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Can someone help me with this problem?

Let $D$ be a divisor on an algebraic curve $X$ of genus $g$, such that $\deg D = 2g-2$ and $\dim L(D) = g$. Then $D$ must be a canonical divisor.

By Riemann-Roch, I see that $\dim L(K-D) = 1$ for any canonical divisor $K$, as must certainly be the case. I don't know if this is too helpful.

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A divisor of degree $0$ and dimension $1$ is principal. Hence by assumption and Riemann-Roch the divisor $K-D$ is principal, so that $D$ is linearly equivalent to the canonical divisor $K$.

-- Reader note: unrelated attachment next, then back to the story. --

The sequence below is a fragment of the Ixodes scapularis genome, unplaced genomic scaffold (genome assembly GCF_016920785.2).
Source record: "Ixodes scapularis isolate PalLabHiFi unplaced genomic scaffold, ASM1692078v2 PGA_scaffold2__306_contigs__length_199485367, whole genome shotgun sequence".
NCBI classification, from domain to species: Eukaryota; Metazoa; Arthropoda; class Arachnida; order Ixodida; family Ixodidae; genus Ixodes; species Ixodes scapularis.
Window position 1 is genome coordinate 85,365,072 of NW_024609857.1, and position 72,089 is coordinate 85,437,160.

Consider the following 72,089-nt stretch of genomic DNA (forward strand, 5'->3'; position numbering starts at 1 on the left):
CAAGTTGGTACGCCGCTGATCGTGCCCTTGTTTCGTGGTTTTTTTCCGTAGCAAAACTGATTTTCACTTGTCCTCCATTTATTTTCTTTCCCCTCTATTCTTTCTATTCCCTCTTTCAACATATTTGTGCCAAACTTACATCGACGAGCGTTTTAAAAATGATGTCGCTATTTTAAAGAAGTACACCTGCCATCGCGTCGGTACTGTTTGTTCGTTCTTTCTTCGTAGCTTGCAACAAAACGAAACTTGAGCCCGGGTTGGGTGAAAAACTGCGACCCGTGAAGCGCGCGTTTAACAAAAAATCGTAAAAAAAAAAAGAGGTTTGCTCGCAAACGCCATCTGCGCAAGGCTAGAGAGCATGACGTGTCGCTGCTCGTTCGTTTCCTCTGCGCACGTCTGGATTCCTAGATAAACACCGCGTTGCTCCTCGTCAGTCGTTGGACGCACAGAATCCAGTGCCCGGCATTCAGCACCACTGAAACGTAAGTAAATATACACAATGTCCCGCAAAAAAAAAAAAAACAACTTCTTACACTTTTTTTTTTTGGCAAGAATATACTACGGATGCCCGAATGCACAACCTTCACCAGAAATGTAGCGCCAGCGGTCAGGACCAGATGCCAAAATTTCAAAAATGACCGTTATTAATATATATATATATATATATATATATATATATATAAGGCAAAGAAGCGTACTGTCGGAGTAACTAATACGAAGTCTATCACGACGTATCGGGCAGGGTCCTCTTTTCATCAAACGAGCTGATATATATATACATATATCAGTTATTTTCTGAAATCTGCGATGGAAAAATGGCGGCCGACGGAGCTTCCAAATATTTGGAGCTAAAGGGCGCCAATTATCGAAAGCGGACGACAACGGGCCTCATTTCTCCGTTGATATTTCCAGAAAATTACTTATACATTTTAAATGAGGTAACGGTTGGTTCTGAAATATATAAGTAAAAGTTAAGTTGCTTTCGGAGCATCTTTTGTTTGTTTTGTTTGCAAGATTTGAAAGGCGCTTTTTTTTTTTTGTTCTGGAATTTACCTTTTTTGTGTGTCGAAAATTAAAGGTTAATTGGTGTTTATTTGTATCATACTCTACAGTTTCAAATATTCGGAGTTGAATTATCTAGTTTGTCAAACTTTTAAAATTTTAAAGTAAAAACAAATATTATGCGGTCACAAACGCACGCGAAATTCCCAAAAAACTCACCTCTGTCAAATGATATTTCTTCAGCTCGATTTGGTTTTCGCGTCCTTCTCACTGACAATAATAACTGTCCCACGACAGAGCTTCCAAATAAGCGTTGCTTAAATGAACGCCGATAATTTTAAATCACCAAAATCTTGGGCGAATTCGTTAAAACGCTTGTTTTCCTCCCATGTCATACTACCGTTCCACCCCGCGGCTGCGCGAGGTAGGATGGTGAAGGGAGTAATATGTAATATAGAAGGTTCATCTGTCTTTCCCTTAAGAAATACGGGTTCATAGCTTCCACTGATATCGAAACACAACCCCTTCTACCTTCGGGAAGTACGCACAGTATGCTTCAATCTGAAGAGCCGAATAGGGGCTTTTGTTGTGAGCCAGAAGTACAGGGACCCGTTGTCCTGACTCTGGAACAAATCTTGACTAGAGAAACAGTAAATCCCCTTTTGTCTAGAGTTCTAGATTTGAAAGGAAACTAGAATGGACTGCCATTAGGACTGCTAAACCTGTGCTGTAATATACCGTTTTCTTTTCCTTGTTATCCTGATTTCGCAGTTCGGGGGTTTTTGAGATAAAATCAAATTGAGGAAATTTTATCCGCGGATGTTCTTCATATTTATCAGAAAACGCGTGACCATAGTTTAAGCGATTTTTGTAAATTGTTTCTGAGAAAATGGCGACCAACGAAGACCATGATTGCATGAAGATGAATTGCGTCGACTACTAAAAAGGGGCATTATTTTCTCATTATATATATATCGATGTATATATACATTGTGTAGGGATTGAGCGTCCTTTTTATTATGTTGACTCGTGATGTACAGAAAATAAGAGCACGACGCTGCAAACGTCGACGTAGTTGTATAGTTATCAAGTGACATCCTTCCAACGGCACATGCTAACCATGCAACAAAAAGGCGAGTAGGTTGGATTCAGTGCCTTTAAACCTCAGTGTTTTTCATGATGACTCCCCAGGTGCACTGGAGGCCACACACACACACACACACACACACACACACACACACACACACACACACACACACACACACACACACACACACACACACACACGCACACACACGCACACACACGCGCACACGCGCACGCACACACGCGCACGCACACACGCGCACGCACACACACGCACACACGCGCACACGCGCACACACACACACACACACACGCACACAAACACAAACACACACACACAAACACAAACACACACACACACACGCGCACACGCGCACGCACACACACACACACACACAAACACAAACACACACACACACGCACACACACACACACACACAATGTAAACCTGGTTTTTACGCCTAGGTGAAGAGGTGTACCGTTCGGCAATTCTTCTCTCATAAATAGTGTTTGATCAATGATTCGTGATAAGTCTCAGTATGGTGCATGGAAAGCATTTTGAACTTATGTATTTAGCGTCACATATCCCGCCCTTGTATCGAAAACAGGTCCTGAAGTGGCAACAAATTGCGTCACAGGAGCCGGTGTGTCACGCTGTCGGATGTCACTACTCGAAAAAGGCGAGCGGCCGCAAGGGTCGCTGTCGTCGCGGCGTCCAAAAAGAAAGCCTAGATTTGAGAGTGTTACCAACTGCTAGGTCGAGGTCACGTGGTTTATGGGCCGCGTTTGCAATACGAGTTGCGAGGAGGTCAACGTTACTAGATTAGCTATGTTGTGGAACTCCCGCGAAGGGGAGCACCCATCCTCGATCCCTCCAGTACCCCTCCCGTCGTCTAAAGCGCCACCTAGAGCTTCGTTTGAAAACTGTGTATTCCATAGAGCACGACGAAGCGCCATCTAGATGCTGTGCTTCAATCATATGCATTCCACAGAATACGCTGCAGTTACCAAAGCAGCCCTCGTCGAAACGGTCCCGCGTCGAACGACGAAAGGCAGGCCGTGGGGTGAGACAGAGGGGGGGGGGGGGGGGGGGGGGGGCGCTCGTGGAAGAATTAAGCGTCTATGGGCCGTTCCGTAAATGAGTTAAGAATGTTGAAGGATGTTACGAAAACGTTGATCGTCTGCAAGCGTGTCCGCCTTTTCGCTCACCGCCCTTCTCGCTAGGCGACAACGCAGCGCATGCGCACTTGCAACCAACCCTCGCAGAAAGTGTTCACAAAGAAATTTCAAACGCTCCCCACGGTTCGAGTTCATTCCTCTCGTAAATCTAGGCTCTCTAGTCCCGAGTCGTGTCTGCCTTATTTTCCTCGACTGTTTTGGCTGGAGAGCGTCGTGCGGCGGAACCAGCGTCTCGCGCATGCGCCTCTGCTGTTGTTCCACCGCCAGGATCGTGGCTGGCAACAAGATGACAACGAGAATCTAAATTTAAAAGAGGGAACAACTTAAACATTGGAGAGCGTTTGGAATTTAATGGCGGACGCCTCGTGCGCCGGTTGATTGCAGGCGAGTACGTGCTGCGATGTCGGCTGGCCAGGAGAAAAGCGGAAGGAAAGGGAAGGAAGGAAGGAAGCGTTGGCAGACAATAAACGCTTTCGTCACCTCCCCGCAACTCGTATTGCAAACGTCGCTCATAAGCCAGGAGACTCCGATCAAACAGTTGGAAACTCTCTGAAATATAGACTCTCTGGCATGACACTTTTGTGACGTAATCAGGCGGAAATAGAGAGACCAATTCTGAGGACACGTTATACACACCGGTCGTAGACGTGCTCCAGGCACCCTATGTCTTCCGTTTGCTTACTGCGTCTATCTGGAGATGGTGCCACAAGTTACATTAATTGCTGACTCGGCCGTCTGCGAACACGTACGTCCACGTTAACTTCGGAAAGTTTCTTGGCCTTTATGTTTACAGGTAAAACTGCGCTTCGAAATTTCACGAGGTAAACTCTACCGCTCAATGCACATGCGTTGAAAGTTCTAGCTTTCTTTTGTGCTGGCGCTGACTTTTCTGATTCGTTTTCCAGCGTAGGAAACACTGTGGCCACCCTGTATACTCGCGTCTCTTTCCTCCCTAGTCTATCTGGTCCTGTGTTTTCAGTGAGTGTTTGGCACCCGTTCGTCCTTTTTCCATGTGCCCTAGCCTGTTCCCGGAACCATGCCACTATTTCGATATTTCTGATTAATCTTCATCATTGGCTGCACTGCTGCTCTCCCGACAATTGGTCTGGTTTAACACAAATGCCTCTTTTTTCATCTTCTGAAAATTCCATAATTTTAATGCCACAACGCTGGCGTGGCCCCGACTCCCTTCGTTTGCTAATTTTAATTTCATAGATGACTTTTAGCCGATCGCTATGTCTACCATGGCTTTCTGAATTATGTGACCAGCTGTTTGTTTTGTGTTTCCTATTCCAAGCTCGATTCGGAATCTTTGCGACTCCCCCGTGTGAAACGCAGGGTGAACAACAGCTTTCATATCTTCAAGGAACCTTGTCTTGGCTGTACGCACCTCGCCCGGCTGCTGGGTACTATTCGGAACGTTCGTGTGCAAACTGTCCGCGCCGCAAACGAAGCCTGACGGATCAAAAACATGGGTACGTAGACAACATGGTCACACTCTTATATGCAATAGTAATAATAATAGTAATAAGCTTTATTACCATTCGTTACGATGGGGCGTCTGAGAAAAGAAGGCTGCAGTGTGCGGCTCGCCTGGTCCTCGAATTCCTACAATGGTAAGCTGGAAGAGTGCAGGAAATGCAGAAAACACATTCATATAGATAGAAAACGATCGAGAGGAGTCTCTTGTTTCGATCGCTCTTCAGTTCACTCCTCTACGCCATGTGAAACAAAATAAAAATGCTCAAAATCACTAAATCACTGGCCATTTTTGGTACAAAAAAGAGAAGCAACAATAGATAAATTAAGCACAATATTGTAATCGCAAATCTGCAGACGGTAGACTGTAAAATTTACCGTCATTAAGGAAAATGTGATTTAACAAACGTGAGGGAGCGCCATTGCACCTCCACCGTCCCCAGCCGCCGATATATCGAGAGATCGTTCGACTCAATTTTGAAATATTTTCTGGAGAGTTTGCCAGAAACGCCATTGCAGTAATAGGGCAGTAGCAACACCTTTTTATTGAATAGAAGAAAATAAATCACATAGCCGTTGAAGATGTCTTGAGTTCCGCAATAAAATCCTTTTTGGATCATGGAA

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  • $\begingroup$ Can you sketch a proof of the claim in your first sentence? $\endgroup$ – Tony Jan 11 '11 at 12:39
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    $\begingroup$ @Tony: Let $D$ be degree 0 with $L(D)$ non-zero. If $f$ is a non-zero function in $L(D)$ then $div(f) + D \geq 0.$ $\endgroup$ – Matt E Jan 11 '11 at 13:14
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In "Algebraic Curves" by Fulton, p.212/213 it is shown that $l(K-D)$ equals the dimension of $\{ \omega\in \Omega : {\rm div} (\omega)>D\}$. In our case this dimension equals 1. Hence there exists a non-zero differential $\theta$ with ${\rm div}(\theta)>D$. But ${\rm div}(\theta)$ and $D$ have the same degree, namely $2g-2$. It follows that ${\rm div}(\theta)=D$ and $D$ is a canonical divisor.

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